A community is a closed loop feedback system. Something happens, feedback is given, feedback is received and a reaction happens. This must happen in a great enough manner to keep everything in balance and everyone happy. If you lose either side of the equation, you move to a different level of equilibrium. Fewer newbies & fewer interesting questions, leads to fewer answers, fewer experts, and lower attention to the site. Historical data, (blogs, discussions, questions, answers), becomes devalued as it becomes out of date and no longer relevant to current software revs. The value as an online resource continues to drop off.
There is little difference between an online community and a real-life community. People move into and leave geographical neighborhoods for the same reasons. The perceived value of the area, i.e. what has to be put in, (often $$$), for value received. The prestige associated with the area. The support and inputs received, i.e. schools, public safety, quality of neighbors, etc.
All of this in turns drives what people put back into their community. Participating actively in schools, volunteering for charities, maintaining their properties, fighting crime and working with police, participating in governmental elections and policy development, advocating for their neighborhood. Ruin either side of the equation and a neighborhood starts into a death spiral.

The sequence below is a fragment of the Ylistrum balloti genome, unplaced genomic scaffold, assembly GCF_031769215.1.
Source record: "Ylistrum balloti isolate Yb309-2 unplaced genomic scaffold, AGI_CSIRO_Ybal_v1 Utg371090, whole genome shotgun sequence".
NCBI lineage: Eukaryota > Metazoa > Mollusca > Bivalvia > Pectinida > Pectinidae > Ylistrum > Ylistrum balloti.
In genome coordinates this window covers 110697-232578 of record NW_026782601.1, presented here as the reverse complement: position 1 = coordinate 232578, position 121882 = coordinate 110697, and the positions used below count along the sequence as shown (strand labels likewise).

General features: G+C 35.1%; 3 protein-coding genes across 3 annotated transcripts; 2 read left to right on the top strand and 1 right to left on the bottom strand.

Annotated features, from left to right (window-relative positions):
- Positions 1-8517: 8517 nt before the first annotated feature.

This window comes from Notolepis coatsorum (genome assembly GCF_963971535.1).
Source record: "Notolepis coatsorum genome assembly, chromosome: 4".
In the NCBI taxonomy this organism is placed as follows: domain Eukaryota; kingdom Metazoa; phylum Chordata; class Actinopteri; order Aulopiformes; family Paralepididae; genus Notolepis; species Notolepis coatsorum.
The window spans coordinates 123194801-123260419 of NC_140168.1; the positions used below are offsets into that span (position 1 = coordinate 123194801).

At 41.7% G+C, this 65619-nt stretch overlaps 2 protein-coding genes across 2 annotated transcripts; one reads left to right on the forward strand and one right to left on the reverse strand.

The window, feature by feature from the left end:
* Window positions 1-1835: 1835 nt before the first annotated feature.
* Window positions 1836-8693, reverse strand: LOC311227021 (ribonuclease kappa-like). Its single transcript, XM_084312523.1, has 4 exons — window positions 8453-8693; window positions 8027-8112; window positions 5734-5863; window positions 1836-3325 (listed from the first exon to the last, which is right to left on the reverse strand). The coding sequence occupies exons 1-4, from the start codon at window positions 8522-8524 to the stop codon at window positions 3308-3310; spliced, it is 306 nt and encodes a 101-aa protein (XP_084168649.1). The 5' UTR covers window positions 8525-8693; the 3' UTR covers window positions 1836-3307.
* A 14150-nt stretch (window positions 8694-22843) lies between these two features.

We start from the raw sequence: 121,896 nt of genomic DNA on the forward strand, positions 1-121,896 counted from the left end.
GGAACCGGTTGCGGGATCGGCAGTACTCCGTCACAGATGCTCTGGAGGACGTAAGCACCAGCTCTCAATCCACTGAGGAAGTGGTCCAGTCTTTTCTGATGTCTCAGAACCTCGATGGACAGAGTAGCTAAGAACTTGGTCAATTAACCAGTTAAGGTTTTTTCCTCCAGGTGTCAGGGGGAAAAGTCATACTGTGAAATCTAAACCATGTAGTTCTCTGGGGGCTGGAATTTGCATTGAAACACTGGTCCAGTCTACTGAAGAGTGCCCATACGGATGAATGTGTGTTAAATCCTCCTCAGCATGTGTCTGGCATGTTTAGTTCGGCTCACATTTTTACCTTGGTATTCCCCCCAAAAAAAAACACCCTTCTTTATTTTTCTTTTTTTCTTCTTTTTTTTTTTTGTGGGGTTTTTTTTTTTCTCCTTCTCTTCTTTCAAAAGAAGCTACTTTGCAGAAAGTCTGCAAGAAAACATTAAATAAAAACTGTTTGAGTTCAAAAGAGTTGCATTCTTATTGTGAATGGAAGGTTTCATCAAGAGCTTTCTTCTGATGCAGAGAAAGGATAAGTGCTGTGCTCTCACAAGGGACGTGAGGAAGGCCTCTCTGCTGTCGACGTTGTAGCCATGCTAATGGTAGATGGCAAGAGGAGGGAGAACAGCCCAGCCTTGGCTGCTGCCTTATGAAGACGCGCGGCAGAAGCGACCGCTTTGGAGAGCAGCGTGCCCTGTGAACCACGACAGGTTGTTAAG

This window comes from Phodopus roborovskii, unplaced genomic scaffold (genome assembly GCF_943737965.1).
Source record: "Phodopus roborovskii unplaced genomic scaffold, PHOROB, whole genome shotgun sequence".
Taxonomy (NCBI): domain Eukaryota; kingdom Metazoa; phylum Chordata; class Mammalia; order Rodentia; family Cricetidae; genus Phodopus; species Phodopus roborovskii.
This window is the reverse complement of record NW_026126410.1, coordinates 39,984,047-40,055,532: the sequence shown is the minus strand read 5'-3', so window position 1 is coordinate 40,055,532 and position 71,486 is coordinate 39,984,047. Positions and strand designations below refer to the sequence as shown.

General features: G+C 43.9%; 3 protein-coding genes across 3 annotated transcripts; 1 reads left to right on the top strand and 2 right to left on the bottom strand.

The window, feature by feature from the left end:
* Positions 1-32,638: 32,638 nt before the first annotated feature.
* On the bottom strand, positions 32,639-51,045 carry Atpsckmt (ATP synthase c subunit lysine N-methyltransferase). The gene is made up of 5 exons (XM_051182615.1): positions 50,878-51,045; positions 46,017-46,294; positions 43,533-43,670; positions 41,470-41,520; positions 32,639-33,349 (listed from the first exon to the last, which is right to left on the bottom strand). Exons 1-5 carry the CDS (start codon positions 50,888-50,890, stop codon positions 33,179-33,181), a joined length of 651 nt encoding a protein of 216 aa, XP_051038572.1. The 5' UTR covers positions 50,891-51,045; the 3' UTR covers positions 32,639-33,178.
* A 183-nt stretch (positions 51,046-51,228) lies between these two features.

People have left the SAP community in droves. Experts and mentors have been discouraged and moved away. Or at least took long holidays at their vacation homes. New experts are not replacing them which leaves the remaining load to fewer people. New people are not connecting into the community and finding the remaining experts. With fewer new people and fewer questions and less intellectual stimulation, the daily, even hourly participation by remaining experts drops off even more.